Heading into the week of Christmas used to be full of making – garlands for the tree, sweet treats as gifts, special food requests, home crafted goodies for family and friends, cards from every possible bib and bob. This year there is no tinsel, no treats and most notably no music making an appearance. It has a long held tradition that my favourite Christmas Carol tape (yes so old that a tape recorder had to be maintained to enable it to be played each year) would be hidden so I would have to go hunting for it. But this year hasn’t been recovered from the archives to be played and there is no cat and mouse game for the music to be played. Although this is the second Christmas, for the first one I was still in shock and yet I did manage tinsel and even a few cards, this one is different, it is unencumbered by the shock and just has the sadness in its place. No one to cook for here and only one of the brood actually even in the same state this year. It feels like I am visiting a foreign land – I can see all the lights and hear all the songs, I recognise the greetings and know what they mean – yet I am a visitor. It is not where I live. I live in another land, a place where Christmas is absent, probably on holidays and it will come back one day but just not making an appearance this year.
I am working out how to be a visitor in this land and I do have a pass to get in because I once lived there. This land is familiar, but I am a voyeur not a participant; I can look in but I can’t stay.
Looking through the windows and seeing silhouettes of parents wrapping parcels, I remember the joy of Christmas Eve and each gift, even down to each battery, was wrapped individually with love and hilarity under the cover of darkness while the little ones slept. The ache of children not getting up early, such was their confidence of a future world of gifts, they didn’t have anxiety about what may or may not be left under a tree. This was an annoying disappointment for their father who couldn’t wait to see their faces. Turkey cooking would start in the very early hours and I loved the quiet to potter in the kitchen to get all the trimmings together and over the years perfected the bird and it was welcomed with whoops by the non-vegetarians. Over the years I also learnt how to devise a menu fit for vegans, lactose intolerant, gluten free diners as well. The table was a feature and everyone enjoyed the bad jokes of the crackers and usually the elder challenged everyone to a Catholic Quiz – an exercise designed to separate heathens from holy and generally divided the generations. There was regularly a Christmas concert that had variations of well known carols and games – usually hilarious. One of my personal favourites was my grandfather with some serious disabilities acting out the 12 days of Christmas with his son and my two brothers – and only one of those four is still here today so there is no likelihood of a repeat performance – lost in time and saved in memory. Another favourite was a re-enactment of the nativity which melded together current social issues and although this happened about twenty years ago is still current – refugees being turned away and the inn-keeper on this occasion with resplendent in a giant Mexican sombrero. I also remember the first Christmas with a new generation and the joy of a child being born under the star of Bethlehem, inviting me in again to the wonder of new life and the eternal experience of being gathered around a child. The Christ Child is said to have really been born in July and all the evidence from astronomy points to probably the star appearing on July 4 which ironically was the day my first grandchild was born. I wrote this poem at the time:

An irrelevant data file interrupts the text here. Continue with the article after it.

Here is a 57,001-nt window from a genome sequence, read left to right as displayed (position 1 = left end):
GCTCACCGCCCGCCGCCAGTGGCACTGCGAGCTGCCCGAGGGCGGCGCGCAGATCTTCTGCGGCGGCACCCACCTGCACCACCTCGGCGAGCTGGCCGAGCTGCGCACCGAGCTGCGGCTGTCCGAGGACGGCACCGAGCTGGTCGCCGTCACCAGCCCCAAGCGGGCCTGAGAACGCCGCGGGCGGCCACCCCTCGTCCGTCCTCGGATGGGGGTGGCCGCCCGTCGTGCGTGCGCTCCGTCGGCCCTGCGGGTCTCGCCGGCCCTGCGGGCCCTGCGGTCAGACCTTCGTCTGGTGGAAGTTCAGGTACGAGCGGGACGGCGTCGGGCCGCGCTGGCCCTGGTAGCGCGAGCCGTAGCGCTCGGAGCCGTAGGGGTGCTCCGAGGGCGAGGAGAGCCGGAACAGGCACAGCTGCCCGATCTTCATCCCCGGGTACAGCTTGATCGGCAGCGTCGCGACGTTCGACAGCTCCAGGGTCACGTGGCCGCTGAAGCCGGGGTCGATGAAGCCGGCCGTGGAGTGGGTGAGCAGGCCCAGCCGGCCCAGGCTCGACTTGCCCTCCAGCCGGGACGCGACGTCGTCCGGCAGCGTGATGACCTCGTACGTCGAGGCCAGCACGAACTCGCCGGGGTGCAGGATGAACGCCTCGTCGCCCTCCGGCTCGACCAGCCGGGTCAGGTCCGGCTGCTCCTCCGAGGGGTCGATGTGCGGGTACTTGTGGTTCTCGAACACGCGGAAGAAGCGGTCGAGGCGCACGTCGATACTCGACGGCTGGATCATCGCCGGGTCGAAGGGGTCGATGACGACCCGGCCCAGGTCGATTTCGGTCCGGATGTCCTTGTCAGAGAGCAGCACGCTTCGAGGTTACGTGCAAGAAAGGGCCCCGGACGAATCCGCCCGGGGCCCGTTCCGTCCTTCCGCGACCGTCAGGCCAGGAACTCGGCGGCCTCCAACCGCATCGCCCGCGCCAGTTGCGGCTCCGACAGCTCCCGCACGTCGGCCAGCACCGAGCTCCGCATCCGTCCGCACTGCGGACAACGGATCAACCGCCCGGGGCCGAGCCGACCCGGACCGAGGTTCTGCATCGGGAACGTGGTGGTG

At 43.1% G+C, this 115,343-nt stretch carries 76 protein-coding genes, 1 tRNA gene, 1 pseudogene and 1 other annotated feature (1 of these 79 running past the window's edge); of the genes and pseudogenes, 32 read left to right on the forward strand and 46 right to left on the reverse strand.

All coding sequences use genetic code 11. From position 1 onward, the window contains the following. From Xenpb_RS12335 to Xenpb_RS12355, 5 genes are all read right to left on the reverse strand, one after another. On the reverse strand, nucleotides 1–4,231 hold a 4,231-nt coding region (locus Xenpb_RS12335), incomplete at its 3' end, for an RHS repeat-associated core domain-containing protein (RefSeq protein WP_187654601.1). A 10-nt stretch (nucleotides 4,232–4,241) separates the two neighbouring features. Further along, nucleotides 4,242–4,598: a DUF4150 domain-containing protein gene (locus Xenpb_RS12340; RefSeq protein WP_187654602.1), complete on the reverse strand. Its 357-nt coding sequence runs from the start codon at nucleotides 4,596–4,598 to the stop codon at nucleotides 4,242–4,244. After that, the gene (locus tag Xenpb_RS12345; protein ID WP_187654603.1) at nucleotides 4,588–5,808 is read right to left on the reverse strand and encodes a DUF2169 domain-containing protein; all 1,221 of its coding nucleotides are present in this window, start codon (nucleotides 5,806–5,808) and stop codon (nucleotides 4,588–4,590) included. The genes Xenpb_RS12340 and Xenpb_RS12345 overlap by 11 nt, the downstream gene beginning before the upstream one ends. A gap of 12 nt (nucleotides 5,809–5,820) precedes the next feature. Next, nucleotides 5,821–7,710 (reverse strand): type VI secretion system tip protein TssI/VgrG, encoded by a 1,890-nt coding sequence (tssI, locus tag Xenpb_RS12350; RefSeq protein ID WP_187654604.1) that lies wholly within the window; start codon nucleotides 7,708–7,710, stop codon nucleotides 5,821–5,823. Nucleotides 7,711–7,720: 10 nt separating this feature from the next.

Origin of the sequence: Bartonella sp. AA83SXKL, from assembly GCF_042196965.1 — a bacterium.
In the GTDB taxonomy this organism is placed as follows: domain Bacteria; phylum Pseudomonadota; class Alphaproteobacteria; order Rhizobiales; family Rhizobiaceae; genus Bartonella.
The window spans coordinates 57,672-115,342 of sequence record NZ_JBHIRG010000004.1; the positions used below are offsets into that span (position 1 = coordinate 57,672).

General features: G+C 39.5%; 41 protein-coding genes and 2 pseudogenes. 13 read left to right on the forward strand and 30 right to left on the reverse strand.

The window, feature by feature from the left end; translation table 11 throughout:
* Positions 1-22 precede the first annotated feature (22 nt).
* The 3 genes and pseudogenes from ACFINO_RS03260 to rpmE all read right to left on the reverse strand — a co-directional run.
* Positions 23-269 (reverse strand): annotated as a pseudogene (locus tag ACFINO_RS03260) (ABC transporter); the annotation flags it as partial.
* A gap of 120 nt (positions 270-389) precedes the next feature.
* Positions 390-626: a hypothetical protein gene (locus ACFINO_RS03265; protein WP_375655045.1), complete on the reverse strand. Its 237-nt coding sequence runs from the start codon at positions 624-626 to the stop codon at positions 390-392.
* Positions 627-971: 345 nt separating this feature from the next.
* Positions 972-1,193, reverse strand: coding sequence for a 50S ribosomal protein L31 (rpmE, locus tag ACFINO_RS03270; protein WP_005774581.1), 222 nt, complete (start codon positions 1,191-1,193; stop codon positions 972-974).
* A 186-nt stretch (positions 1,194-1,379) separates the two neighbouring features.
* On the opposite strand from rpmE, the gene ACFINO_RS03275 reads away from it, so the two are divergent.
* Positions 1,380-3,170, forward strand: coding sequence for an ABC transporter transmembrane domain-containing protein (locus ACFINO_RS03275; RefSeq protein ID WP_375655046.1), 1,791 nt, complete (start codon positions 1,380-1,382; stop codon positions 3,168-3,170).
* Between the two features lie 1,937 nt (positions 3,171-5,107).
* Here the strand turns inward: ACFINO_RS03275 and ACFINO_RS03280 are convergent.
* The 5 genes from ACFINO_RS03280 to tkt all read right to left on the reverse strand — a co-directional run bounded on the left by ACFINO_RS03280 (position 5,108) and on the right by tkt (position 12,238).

Blessed be the child who is born under the star of Bethlehem.
May he be at one with the Universe
Skipping his way through life
On the energy of the Sun
And in the light of the moon.
May he be at one with his species
Understanding all the while he is the only one of his kind.
May he grow in the knowledge he is loved;
And with all that love comes responsibility to love others.
May he be like Micah:
And live justly, love tenderly and walk humbly.
For the past few years I have written a Christmas blessing, here is the one I did in 2017, knowing full well I was going to be exiled from Christmas for a while.
May you find joy in perfect and imperfect harmonies.
May angels witness your silence between sounds.
And may you look to the heavens for a star to guide you to a home full of love and promise.
And one I did last year for the summer solstice too.
May the longest of days
Bring your labours to the labyrinth
May the shortest of nights
Begin new dreams and visions
May the harvest of summer fruits
Yield sweetness and stickiness
May the cool sea waters
Soothe the sears of sun soaked skin
May the quickening of grain and grape ripening
Confirm the successful completion of a season.
So much prophecy in each of these for what the following 12 months brought and I have so much more to unwrap in the gifts I have received this year, even though I don’t yet see them under my invisible seasonal tree.
My act of self-compassion is to give thanks to my past self for seeing into the future, and knowing that today will one day be the past self I can also thank for remembering, count my blessings. hold the space for sadness and not be in a rush to move on. I know one day in the future I will no longer be a visitor to the land of Christmas and it will be waiting for me when I get there as a citizen again.